16/11/2017 – TU Dresden — auf Deutsch lesen
3D product development for body-remote apparel
Researchers and commercial suppliers around the world are aiming to make the design of apparel easier ..
.. by creating a computational connection to the virtual body with a view to cutting costs in the long run. At present, the objective is not so much to transfer the entire pattern making process into a 3D development environment but to create basic 3D designs that offer excellent fit thanks to the precise size- and body-shape-specific construction and morphological grading (automatic size change in 3D). Following the computer-aided derivation of 2D pattern pieces, the latter can be made available to create fashionable adaptations for industrial scale production.
Whereas models in the basic sizes (e.g. in womenswear, sizes 38 and 46) are frequently designed with a high rate of success, there is a significant rise in the level of uncertainty and the number of required iteration loops in the size sets that are derived from gradation and are required to cover the diversity of sizes and body shapes. Given the enormous time pressure development departments find themselves under on a daily basis, it is not unusual for just a handful of sizes to be checked for fit, using prototypes and live models. Poor fit, unhappy customers and a high rate of returns (40 % to 70 %) are the unfortunate result.
3D designs for womenswear
When creating the basic 3D designs for womenswear, it is necessary to develop variable virtual bodies that allow for scaling to height and body shape. The foundation for this are the average body models in sizes 38, 42, 46, 50 and 54, which were derived from scanned data. This data is provided as triangulated surfaces and does not lend itself to automatic scaling and design-based applications in CAD systems. Indeed, they require spline surfaces generated from a defined number of slices along vertical and horizontal planes.
The feature points on the body that serve to determine the body measurement lines (chest, waist measurement, …) or lengths (shoulder width, …), can be used for the positioning of the sectional planes. If these are insufficient, additional curves are calculated that allow the body shape to be reflected with a high degree of precision by the spline surfaces. The intersection points of these lines are saved in a database for size-specific scaling in x, y, z coordinates, so that scaling may occur automatically. By linking the CAD data to an Excel sheet, on which the points information is saved, it is thus possible to take one size and generate a different size at the push of a button.
Developing the construction method
The development of the basic 3D design for the torso (blouses, jackets, …) is based on the geometric data of the virtual body which is scalable to a specific size. To create a morphologically gradable basic 3D pattern, the lines relevant to scaling and design are determined and the distances to the body are identified. The surfaces of the clothing form are depicted by free-form surfaces. They can be generated with 3D CAD software (e.g. Lectra, DesignConcept) on the basis of the curve construction. The edges of the pattern pieces are then interactively drawn onto the shape of the clothing form. It is easy to learn how to use the required drawing tools without having an in-depth knowledge of all the 3D CAD tools available on the software. Pattern designs for different product groups can be derived by modifying widths and modelling the basic construction.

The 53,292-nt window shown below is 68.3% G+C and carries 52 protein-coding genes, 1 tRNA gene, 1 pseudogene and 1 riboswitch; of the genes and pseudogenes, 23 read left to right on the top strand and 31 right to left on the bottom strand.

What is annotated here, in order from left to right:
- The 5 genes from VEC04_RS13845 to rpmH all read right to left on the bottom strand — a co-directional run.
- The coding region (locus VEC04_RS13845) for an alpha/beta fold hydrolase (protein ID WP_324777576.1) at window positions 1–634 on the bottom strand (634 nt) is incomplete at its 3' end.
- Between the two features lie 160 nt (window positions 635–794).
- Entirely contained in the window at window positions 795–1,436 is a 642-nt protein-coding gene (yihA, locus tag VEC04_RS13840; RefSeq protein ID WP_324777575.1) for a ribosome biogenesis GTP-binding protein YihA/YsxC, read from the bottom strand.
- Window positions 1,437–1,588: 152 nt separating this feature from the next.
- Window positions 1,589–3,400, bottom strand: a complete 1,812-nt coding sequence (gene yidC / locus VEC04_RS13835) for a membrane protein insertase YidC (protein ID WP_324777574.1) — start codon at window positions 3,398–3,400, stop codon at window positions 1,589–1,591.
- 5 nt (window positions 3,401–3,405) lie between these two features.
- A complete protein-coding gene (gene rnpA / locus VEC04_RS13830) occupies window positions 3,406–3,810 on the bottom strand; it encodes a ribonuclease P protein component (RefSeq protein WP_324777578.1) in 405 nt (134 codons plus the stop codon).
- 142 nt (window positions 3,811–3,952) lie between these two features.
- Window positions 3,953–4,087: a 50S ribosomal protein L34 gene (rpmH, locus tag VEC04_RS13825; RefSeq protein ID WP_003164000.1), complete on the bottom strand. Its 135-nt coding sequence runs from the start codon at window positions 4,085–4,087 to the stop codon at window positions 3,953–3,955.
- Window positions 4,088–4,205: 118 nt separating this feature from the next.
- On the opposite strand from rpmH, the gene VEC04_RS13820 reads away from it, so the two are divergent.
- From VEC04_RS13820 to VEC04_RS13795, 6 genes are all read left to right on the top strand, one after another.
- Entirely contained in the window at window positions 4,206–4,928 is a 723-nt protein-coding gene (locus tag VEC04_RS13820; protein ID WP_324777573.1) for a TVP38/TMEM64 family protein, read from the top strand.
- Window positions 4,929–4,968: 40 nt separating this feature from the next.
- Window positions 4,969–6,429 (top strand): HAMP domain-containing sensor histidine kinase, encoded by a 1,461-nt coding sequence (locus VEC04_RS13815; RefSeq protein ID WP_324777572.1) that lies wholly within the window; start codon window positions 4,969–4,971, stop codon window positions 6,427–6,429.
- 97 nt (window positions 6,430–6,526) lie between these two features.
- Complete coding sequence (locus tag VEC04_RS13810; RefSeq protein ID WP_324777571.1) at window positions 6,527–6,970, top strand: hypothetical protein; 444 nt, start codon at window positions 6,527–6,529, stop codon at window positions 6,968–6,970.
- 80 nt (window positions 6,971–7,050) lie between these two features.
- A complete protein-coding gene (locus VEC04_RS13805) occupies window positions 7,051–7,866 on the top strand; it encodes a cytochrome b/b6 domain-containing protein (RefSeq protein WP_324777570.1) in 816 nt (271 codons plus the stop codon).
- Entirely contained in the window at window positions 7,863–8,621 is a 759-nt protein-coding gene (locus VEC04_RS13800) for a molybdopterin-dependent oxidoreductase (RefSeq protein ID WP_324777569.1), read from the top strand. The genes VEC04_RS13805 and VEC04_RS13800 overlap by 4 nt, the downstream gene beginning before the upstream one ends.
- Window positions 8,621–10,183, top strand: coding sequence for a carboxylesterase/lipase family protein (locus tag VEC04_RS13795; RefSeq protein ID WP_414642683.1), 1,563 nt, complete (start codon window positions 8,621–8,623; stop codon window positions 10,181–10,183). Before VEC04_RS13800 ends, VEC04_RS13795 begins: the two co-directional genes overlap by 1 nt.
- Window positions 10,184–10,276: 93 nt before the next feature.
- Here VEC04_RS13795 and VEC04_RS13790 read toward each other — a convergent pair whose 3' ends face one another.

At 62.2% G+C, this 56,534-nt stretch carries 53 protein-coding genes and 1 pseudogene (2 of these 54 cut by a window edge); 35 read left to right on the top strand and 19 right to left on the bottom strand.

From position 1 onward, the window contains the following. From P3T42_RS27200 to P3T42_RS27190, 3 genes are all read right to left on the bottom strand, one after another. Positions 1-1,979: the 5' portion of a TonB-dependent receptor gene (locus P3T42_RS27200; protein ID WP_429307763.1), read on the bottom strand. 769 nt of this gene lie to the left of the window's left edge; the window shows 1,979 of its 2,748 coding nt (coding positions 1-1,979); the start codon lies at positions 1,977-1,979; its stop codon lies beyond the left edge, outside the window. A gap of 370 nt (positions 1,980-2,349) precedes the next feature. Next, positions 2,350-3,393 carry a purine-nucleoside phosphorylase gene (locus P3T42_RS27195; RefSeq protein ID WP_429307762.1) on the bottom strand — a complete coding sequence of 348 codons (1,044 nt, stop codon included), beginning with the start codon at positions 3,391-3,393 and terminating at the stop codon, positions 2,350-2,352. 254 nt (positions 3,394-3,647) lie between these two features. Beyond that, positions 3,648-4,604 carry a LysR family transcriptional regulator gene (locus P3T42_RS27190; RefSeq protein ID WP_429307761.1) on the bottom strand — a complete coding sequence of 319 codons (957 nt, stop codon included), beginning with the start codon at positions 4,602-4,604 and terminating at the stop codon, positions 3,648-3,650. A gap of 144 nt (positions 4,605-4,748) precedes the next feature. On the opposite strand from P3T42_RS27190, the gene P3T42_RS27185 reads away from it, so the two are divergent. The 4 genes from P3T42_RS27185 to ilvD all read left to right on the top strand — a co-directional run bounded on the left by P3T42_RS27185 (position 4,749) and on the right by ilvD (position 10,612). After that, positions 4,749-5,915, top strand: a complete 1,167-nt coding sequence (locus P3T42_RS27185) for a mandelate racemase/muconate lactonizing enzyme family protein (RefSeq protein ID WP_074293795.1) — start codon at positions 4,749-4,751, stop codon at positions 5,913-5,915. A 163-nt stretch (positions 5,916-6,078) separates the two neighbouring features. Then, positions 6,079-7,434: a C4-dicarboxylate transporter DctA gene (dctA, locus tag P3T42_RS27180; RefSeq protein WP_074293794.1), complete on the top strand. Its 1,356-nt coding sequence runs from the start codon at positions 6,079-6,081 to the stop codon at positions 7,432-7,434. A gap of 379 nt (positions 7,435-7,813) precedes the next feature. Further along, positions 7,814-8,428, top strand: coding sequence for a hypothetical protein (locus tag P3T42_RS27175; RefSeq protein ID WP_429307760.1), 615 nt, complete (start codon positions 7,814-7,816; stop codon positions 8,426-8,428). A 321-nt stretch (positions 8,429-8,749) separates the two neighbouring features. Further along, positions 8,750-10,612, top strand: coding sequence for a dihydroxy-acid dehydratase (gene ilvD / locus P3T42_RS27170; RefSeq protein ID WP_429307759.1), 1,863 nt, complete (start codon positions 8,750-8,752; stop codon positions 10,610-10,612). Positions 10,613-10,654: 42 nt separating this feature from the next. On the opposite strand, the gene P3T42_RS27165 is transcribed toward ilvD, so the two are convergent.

The 2D pattern pieces are calculated for the desired body sizes without the usual 2D grading on the basis of body-shape data, corresponding to 3D morphological grading. For the processing of free-form surfaces (shell of the garment), suitable mathematical algorithms are provided in the software. All the relevant body measurements and feature points can be automatically projected onto each pattern piece. Even markers that are required for the subsequent sewing process can already be defined in 3D.
The morphological grading is based on the assumption that the distance between body and garment is almost the same for all sizes. When checking the fit, a modification of the respective sizes can be carried out interactively and at any time using the stored parameters. The designs for the torso and sleeves are created, scaled and checked for fit in separate modules. As a result, the dependencies between the armhole curves and the sleeve curves have to be defined and positioned with precision.
By using a scalable virtual body, the construction of the garment shell and the pattern pieces only has to be carried out the once. If the virtual body size is changed, the virtual garment will automatically adapt. Based on the basic patterns created, the garment models were developed and produced in various configurations and subsequently checked in terms of their fit, bagging and appearance. The expert assessment of the test series showed that the systematics used can also be transferred successfully to different materials. A major benefit of the research results was that 3D body data was channelled into the product development without the clothing manufacturers having to switch to a 3D development environment. This can make a significant contribution to improving the reliability of fit and to accelerating the development process.
The IGF Project no. 18223 BG / 2 was conducted by Forschungsvereinigung Forschungskuratorium Textil e.V., Reinhardtstraße 12-14, 10117 Berlin, and was sponsored through the German Federation of Industrial Research Associations (AiF) as part of the Programme for the Promotion of Industrial Collective Research and Development (IGF) by the Federal Ministry for Economic Affairs and Energy following a resolution by the German Bundestag.
by Sybille Krzywinski, Jana Siegmund, TU Dresden, Institut für Textilmaschinen und Textile Hochleistungswerkstofftechnik